On May 2, 2023, McCarthy Tétrault's National Appellate Litigation Group hosted our fourth Appellate Quarterly webinar, featuring five recent appeals that may impact the Canadian business community. Partners Kara Smyth, Byron Shaw, Sarah Woods, James S.S. Holtom, and Adam Goldenberg discussed these appellate developments and future trends to watch across Canada.
Here are some key takeaways:
1. Certification of data breach class action denied
The Court of Appeal of Alberta's decision in Setoguchi v. Uber BV, 2023 ABCA 45 may assist companies across Canada facing the threat of class actions following a data breach. The Court upheld the dismissal of the certification application by the Honourable Associate Chief Justice J.D. Rooke (as he then was). In doing so, the Court affirmed that the test under s. 5(1)(a) (valid cause of action) is not a perfunctory exercise, and carefully scrutinized the appellant's pleadings to conclude that the appellant's theory of harm was not compensable at law. Further, the Court affirmed the certification judge's finding that, in the absence of compensable class-wide harm, a class proceeding was not the preferable procedure. This decision reflects the recent emphasis on the judge's "gatekeeper" role to ensure that the certification hearing is a meaningful screening device.
2. Guidance on misleading advertising claims
In Rebuck v. Ford Motor Company, 2023 ONCA 121, the Court of Appeal for Ontario upheld the summary dismissal of a class action which had been certified against Ford. The claim alleged that Ford breached the Competition Act and provincial consumer protection statutes, claiming $1.5 billion in damages. The plaintiffs argued that Ford was obliged to shift from a two-cycle test to the improved five-cycle test and that its EnerGuide label deceived consumers as to the vehicle's actual fuel consumption. The courts rejected both arguments, noting that the government only required a two-cycle test and the EnerGuide label would not mislead an average car buyer. This case shows that false or misleading advertising claims are difficult to prove where companies comply with government requirements.
3. Conflict risks inherent to liability insurance policies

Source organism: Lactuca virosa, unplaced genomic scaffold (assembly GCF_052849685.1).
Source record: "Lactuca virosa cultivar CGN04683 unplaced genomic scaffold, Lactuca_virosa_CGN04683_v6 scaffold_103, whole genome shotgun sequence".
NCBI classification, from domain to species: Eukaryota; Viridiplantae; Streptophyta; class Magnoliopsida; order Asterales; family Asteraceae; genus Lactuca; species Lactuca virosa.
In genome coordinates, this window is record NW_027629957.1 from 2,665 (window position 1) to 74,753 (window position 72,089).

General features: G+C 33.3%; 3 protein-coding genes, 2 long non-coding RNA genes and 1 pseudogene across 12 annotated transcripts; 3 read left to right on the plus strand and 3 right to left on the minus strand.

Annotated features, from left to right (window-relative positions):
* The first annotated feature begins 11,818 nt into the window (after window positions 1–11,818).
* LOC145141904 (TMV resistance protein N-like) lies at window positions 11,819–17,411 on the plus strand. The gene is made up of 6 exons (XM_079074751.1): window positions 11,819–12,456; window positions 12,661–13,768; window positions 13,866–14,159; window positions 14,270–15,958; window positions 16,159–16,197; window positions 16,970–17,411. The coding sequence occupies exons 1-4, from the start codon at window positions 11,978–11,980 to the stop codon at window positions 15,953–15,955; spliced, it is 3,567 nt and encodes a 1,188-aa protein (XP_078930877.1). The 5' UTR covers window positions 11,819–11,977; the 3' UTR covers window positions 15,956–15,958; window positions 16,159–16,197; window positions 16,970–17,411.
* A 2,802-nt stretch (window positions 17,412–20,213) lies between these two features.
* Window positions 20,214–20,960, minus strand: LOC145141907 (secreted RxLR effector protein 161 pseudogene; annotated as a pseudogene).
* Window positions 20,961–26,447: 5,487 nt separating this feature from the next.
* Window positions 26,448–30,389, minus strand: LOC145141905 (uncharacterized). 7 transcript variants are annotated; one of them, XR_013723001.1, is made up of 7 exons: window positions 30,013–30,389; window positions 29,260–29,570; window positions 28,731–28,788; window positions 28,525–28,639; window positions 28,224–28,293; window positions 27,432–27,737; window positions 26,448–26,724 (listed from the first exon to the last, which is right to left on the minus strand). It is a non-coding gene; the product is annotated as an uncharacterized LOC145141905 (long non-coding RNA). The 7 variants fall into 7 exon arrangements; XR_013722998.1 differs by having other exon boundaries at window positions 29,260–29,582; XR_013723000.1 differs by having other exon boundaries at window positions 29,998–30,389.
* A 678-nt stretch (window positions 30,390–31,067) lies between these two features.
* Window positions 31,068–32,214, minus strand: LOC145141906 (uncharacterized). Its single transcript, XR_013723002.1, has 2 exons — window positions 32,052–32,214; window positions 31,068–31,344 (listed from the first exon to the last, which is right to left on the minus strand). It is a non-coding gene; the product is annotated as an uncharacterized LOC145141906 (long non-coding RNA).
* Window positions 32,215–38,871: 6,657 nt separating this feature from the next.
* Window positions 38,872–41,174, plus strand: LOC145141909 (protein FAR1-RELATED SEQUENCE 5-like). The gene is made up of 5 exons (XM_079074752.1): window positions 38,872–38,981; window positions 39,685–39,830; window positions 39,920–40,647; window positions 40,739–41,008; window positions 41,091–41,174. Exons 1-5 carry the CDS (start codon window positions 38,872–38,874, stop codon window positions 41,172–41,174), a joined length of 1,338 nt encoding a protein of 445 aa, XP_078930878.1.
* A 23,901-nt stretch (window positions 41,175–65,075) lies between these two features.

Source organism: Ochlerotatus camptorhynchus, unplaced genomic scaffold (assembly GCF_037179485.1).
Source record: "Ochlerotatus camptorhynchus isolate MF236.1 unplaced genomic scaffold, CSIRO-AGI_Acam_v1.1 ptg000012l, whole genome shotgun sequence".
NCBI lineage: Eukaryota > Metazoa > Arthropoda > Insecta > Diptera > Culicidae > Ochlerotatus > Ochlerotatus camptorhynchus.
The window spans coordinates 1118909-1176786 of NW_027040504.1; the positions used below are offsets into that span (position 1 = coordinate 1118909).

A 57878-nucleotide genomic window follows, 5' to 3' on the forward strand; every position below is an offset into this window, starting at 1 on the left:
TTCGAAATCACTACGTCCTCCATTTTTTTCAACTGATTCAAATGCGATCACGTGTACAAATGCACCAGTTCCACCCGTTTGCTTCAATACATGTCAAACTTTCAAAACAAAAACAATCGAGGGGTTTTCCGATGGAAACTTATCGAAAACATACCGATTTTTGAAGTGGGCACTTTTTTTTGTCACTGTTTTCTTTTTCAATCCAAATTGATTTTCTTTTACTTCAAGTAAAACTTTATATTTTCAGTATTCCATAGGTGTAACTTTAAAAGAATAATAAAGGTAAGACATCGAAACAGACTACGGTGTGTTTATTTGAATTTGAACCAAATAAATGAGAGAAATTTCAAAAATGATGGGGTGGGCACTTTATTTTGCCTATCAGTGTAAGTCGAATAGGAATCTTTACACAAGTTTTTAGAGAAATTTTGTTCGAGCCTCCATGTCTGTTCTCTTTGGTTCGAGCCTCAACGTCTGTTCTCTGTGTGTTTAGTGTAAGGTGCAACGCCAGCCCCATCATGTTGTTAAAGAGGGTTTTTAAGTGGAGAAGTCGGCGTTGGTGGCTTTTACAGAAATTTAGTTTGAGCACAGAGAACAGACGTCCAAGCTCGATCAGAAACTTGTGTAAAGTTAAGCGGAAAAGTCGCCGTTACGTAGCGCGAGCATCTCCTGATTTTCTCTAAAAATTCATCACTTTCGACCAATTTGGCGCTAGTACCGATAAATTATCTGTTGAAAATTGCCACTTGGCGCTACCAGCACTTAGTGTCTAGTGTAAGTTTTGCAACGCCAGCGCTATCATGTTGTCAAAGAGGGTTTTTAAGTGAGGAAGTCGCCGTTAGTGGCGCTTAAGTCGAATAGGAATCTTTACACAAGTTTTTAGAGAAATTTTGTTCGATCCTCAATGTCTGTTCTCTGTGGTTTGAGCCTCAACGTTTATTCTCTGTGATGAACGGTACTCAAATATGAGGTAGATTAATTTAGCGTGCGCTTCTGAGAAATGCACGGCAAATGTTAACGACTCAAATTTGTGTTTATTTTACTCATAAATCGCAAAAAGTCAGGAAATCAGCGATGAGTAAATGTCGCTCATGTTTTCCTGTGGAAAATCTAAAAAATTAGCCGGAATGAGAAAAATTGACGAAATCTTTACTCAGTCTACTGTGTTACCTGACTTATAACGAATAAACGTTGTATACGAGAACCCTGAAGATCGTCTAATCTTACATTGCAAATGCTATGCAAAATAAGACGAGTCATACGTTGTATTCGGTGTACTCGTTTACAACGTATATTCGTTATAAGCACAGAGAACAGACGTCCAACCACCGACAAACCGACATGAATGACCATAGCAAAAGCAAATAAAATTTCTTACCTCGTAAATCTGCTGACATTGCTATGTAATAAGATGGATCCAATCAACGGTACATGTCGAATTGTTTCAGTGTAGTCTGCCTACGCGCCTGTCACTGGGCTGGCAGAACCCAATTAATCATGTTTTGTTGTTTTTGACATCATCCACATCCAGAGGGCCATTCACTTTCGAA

The Court of Appeal of Quebec in Commission scolaire De La Jonquière c. Intact Compagnie d'assurance, 2023 QCCA 124 confirmed that insurers must put measures in place to maintain a segregation between their duty to defend and duty to indemnify. The insurers had requested privileged communications to assess the reasonableness of a settlement in a class action. The insureds objected on the basis of privilege, which objections were dismissed by the first instance judge. The Court of Appeal confirmed that an insurer that defends its insured enters its "circle of privilege". However, two safeguards must be implemented to preserve the insured's right to a full and complete defence: (1) the information obtained from the insured's lawyer must not only be accessible to the person responsible for the duty to defend, and not percolate to others within the insurer responsible for the duty to indemnify; (2) only the information required to assess the settlement should be provided.
4. Uncertainty surrounding legislative bars to judicial review
The Federal Court of Appeal recently considered statutes that provide for limited "appeals" from administrative decision-makers. They often contain partial privative clauses preventing review of other issues. In Canada v. Best Buy, 2021 FCA 161, the majority held that judicial review is constitutionalized for un-appealable issues and this principle overrides partial privative clauses. The issue was revisited in Democracy Watch v. Canada, 2022 FCA 208/2023 FCA 39, with Justice Stratas querying whether statutory provisions that limit the review of administrative decisions are enforceable. Justice Stratas observed that there was mixed authority on the issue and many industries stood to be impacted. He implored the Supreme Court of Canada to clarify. Since then, the Supreme Court has granted leave to appeal from the Court of Appeal for Ontario's judgment in Yatar v. TD Insurance Meloche Monnex, 2022 ONCA 446, which raises this issue.
5. Enforcement of arbitration agreements during insolvency proceedings
In Peace River Hydro Partners v. Petrowest Corp., 2022 SCC 41, the Supreme Court of Canada confirmed that arbitration agreements may be inoperative in a receivership. Peace River and Petrowest had arbitration clauses in their contracts. Petrowest entered receivership. The receiver sued Peace River, which applied for a stay in favour of arbitration under British Columbia's arbitration legislation. A majority of the Supreme Court held that a court may find an arbitration agreement to be "inoperative" within the meaning of the British Columbia arbitration legislation where arbitration would compromise the orderly and efficient resolution of a receivership. However, there is a "heavy onus" to avoid arbitration. In Peace River, the receiver succeeded in showing that arbitration would result in a chaotic process and should be avoided. Other cases may turn on the specific phrasing of the provincial legislation and arbitration clauses.
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